If you like your bands to state a case and then cut and run without overstaying their welcome, then The Buzzcocks’ newie “The Way” might just be your kinda thing. The ex-Manchester quartet of founders Pete Shelley (guitar, vocals) and Steve Diggle (guitar, vocals) are joined by younger sidemen Chris Remington (bass) and Danny Farrant (drums) for their latest 35-minute punch of poppy punk hooks. However, it’s a strangely boxy sound that greets the listener on “Keep On Believing”, which kicks things off. Shelley also has a bit of a nasally voice, but it’s nowhere near as much of a drawl as Liam Gallagher, for example. Then comes Diggle’s turn – and indeed the twin front and axe-men take it in 50-50 turns across the rest of the record – with the far better “People Are Strange Machines”, which is a raucous, brighter ballad. The guitars wind their way round the beat a-la the equally trim 60s stylings of Beady Eye and the no-longer-futuristic concept of the title hints at David Bowie and Gary Numan’s work. The title track is another Bowie-esque highlight, bringing string-dragging, edgy sliding and sludgy guitar that faintly echoes even The Beatles (yes, really) for simplicity. “The way you are’s not the way you were, so keep a straight face”, Shelley calls.
The standout tracks lie in the middle and at the close of the disc. “Third Dimension” is the centrepiece, and an epic by Buzzcock standards at four-and-a-half minutes. A quick march recalling The Kinks, it’s hey-ho-let’s-go tempo and slightly screechy background guitars seem to sum up the idea of personal alienation of the internet age more convincingly than even “The Way”. Diggle muses on how he sits inside space and time, waiting for the sun to come out as changes, both good and bad, fly through his mind.
The finale is “Saving Yourself”, at five minutes the longest piece on the record, and another Diggle dig at modern life, which, according to these guys, is, well, as Blur once put it, rubbish. “There’s no way home, lost souls…it’s all about saving yourself from desire in this world of control”, Steve claims, showing that when these guys put their serious-lyrics hats on, they are terrific wordsmiths. The song itself sounds like they captured a brilliant moment in demo form and didn’t need to do much else. The drumming and bass underpin the riffs admirably. There’s even a buzzing organ fade-out. Does it signal a smoother, brooding sound sometime in the next three years? Who knows. At least, nearing age 60, both Shelley and Diggle have written modern punk prose with a nod towards ear-pleasing pop. This is certainly fun enough for those who like that type of stuff.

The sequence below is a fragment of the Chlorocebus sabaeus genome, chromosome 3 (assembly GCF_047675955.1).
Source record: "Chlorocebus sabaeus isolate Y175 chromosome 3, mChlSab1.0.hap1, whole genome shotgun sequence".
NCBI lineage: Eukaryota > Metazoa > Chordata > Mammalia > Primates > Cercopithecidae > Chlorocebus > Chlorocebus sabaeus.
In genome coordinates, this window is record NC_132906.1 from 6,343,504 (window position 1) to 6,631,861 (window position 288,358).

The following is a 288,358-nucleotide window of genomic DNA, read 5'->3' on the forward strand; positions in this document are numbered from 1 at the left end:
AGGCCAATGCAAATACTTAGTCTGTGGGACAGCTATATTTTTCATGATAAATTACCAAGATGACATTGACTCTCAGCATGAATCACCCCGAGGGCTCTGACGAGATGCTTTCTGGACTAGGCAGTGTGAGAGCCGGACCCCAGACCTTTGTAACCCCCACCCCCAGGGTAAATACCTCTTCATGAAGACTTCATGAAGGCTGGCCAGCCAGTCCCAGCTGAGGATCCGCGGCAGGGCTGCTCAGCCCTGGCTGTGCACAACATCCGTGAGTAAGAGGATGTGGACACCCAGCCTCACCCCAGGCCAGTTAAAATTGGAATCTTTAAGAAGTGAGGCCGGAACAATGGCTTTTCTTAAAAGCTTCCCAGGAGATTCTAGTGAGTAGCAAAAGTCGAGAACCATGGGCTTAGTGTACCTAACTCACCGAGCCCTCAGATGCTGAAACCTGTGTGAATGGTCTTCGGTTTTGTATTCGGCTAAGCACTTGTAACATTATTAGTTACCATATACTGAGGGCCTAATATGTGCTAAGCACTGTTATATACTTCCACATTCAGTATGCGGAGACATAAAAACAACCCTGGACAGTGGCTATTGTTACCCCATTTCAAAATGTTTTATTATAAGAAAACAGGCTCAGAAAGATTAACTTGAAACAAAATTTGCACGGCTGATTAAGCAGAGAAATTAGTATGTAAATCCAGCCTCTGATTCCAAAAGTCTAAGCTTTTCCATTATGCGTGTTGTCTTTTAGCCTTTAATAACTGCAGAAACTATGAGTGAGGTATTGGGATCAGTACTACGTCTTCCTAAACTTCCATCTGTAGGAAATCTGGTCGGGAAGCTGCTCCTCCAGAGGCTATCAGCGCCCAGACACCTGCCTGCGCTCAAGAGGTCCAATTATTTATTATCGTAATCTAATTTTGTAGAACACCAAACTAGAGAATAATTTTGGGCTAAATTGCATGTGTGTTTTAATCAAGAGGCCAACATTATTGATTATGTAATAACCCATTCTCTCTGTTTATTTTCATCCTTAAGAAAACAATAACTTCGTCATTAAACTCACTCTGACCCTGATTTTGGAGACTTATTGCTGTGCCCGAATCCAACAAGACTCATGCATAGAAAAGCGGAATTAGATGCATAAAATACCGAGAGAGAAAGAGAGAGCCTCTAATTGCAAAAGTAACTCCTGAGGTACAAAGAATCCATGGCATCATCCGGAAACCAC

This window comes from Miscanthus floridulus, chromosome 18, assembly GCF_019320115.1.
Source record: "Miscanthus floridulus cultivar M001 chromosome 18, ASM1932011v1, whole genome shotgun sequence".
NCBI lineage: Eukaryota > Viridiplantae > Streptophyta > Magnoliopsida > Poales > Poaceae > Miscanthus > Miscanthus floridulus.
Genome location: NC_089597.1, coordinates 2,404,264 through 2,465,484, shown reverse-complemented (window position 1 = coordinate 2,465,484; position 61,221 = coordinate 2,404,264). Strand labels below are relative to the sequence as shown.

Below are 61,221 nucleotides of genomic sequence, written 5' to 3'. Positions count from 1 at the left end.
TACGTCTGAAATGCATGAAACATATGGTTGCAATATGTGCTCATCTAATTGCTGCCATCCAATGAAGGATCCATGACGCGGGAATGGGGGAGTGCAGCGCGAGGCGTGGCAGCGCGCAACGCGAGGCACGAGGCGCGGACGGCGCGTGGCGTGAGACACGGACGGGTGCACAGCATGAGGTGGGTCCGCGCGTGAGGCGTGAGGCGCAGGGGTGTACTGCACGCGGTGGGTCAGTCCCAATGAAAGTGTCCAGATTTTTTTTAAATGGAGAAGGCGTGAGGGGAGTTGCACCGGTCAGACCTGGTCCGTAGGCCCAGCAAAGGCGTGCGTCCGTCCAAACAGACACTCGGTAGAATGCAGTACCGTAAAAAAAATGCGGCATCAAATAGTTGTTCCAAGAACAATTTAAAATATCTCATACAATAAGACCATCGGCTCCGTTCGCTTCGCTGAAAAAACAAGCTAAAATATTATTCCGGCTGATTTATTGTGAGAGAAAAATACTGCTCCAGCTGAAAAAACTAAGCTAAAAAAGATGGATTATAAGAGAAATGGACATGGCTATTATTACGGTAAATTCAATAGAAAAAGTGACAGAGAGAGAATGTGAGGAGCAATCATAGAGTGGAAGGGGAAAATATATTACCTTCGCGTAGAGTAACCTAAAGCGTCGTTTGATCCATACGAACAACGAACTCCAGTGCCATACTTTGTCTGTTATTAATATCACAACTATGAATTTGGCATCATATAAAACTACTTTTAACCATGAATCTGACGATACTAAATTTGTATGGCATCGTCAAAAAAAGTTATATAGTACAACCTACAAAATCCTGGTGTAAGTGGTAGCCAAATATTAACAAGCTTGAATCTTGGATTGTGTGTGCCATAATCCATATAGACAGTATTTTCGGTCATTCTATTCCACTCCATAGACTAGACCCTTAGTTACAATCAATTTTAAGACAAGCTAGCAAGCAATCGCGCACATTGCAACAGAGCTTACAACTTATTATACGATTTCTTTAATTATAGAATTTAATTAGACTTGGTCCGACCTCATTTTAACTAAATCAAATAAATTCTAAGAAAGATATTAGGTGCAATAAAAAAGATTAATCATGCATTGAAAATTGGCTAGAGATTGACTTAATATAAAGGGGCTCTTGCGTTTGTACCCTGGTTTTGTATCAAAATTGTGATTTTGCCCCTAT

Other slices that don’t go down quite as well include Shelley’s “Out Of The Blue”, which is just plain over-wrought in the delivery department, and “Chasing Rainbows, Modern Times”, which might be Diggle’s attempt at further wry social commentary, but here it falls flat. The Buzzcocks seem to love pointing out that everything’s all in your mind anyway. Indeed. Perhaps it is. Probably. Or on your computer. Or internet profiles. Unfortunately, tracks like “Chasing Rainbows” lack the urgency present on the first half of the disc.
Look, the whole idea of us humans slowly losing our identities and becoming data files has been done better (before) but it’s a way for The Buzzcocks to certainly keep playing on (and staying on) relevant social issues of the day. At least these guys remain (or are striving to be seen as remaining) about something real.
Last but not necessarily least, a note must be made for single “It’s Not You”, the quick clip under three minutes. A Shelley effort, it sounds like the band time-warping in from Nirvana’s “Bleach” session. Proper punk propulsion, but with clearer lyrics and minus the breakneck speed factor.
“It’s not you, so I close my eyes, I feel the pain…I’m living on my own now, what am I living for?” And Pete asks the question that no doubt has crossed the minds of many who sit at screens and machines all day long. Which way now?